Published: November 22, 2012
More than a year has passed since Commissioner Raymond Kelly of the New York Police Department issued a memorandum ordering officers to follow a 1977 state law that bars them from arresting people with small amounts of marijuana unless the drug is being publicly displayed. Even so, a lawsuit filed by the Legal Aid Society in June and pending in state court makes the case that the police are still arresting people illegally in clear violation of both the commissioner’s directive and the state law. More than 50,000 possession arrests were made last year.
Law enforcement officers have often described these arrests as a way of reining in criminals whose other, more serious activities present a danger to the public. But state statistics show that of the nearly 12,000 teenagers arrested last year, nearly 94 percent had no prior convictions and nearly half had never been arrested.
Now a new study by Human Rights Watch further debunks the main premise of New York City’s “broken windows” law enforcement campaign, which holds that clamping down on small offenses like simple marijuana possession prevents serious crime and gets hard-core criminals off the streets.
The study tracked about 30,000 people arrested for marijuana possession in 2003-4 — none of whom had prior convictions — for periods of six-and-a-half to eight-and-a-half years. The study found that about only 1,000 of them had a subsequent violent felony conviction. Some had misdemeanor or felony drug convictions, but more than 90 percent of the study group had no felony convictions whatsoever. The report concluded that the Police Department was sweeping “large numbers of people into New York City’s criminal justice system — particularly young people of color — who do not subsequently engage in violent crime.” This wastes millions of dollars and unfairly puts people through the criminal system.
In 1990, fewer than 1,000 people were arrested for minor possession. The 1977 law was intended to stop police officers from jailing young people for tiny amounts of marijuana and to allow prosecutors to focus on more serious crimes. It made possession of 25 grams or less of marijuana a violation and punishable by a $100 fine for the first offense. To discourage open use of the drug, however, lawmakers made public display a misdemeanor punishable by up to three months in jail and a fine of $500.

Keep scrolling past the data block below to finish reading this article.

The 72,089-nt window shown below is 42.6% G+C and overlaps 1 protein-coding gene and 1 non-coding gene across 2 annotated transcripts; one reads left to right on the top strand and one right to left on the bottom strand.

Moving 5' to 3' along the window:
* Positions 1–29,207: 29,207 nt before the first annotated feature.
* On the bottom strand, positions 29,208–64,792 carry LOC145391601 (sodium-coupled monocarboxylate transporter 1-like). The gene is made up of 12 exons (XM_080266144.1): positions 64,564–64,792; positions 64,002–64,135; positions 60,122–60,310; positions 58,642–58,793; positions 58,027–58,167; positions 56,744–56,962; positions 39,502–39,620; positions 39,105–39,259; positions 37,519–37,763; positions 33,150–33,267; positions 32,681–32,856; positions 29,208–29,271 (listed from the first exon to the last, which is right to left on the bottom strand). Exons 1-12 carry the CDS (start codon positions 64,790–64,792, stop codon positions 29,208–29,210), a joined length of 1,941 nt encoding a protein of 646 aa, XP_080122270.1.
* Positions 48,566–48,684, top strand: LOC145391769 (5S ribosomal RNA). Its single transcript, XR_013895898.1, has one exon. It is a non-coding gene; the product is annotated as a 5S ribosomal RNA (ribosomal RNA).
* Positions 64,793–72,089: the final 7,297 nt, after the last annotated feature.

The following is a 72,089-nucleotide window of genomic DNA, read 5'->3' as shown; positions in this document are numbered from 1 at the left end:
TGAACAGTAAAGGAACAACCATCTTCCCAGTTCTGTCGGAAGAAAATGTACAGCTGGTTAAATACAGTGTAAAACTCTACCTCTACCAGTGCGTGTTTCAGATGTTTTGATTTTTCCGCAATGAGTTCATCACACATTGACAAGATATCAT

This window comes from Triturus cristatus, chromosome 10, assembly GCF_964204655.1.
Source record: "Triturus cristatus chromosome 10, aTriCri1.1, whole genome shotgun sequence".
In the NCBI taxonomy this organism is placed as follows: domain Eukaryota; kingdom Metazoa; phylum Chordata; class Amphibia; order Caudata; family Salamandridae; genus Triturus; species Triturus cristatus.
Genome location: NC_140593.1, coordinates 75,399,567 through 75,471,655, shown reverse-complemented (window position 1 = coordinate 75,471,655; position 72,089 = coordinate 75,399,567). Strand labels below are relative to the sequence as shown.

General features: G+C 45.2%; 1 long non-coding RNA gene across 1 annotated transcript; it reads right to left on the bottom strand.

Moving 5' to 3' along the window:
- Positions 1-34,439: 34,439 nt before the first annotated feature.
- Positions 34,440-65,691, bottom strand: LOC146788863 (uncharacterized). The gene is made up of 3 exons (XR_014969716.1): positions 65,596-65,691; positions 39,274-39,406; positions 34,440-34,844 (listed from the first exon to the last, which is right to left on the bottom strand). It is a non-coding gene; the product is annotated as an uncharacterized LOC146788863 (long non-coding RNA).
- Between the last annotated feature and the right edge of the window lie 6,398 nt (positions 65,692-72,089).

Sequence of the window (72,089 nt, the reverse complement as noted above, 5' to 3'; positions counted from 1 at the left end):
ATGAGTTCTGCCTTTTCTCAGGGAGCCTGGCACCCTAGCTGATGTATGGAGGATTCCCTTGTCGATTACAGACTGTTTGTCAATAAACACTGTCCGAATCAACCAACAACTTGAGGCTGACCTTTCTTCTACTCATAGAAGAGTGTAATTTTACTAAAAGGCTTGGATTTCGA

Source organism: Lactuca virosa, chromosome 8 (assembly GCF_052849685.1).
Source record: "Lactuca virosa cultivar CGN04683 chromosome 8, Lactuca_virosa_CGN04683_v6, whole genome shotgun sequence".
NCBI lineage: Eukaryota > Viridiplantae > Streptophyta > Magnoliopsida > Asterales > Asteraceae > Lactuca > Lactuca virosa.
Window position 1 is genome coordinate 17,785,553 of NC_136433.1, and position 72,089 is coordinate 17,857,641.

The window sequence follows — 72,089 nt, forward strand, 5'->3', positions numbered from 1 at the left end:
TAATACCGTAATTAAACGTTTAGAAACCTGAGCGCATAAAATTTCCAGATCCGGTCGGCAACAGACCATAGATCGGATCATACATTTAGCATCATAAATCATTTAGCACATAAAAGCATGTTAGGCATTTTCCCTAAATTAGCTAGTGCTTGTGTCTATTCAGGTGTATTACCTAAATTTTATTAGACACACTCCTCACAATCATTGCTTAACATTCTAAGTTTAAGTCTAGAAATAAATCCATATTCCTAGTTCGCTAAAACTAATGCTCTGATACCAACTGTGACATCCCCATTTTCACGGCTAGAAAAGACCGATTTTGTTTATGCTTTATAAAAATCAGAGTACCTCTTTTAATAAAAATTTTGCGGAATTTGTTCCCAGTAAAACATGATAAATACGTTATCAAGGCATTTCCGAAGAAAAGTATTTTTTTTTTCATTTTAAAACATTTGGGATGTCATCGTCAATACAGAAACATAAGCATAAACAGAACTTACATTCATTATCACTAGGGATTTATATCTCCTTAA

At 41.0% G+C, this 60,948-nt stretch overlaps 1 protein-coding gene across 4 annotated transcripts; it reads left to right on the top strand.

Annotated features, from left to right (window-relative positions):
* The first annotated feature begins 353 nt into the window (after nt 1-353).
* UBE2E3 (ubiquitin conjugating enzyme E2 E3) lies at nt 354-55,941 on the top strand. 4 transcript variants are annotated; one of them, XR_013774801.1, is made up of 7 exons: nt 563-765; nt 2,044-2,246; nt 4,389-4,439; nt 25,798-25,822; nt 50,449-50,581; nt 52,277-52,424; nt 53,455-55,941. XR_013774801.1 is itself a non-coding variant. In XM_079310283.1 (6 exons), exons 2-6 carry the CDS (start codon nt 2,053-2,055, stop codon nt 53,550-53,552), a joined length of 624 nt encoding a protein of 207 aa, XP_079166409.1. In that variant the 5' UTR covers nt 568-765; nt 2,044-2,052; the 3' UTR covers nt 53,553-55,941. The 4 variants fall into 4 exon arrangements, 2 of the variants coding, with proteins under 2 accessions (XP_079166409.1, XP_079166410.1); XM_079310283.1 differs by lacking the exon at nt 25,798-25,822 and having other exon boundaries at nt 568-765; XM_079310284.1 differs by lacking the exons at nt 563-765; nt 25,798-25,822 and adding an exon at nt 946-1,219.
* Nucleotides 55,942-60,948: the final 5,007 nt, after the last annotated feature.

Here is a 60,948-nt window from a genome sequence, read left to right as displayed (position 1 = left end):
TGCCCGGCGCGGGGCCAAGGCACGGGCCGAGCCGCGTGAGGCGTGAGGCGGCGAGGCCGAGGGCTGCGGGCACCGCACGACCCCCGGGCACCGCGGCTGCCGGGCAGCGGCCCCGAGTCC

In the past decade, civil rights lawyers have complained that police officers were arresting and charging people with public display of the drug, even though officers had found the contraband while rifling people’s pockets or after tricking them into exposing it.
Those arrested for minor possession — even if their cases are eventually dismissed — can endure grave collateral consequences. They can lose job opportunities, access to housing and can be turned away when applying for military service. About 80 percent of those arrested are black or Hispanic. This has led the legal scholars Amanda Geller and Jeffrey Fagan to label the city’s marijuana campaign “a racial tax” because it takes a heavy toll on minorities, while bringing little or nothing in the way of crime reduction.
The Legislature could go a long way toward ending unfair prosecutions by adopting Gov. Andrew Cuomo’s proposal to make public display of a small amount of marijuana a violation, unless the person was smoking the drug in public.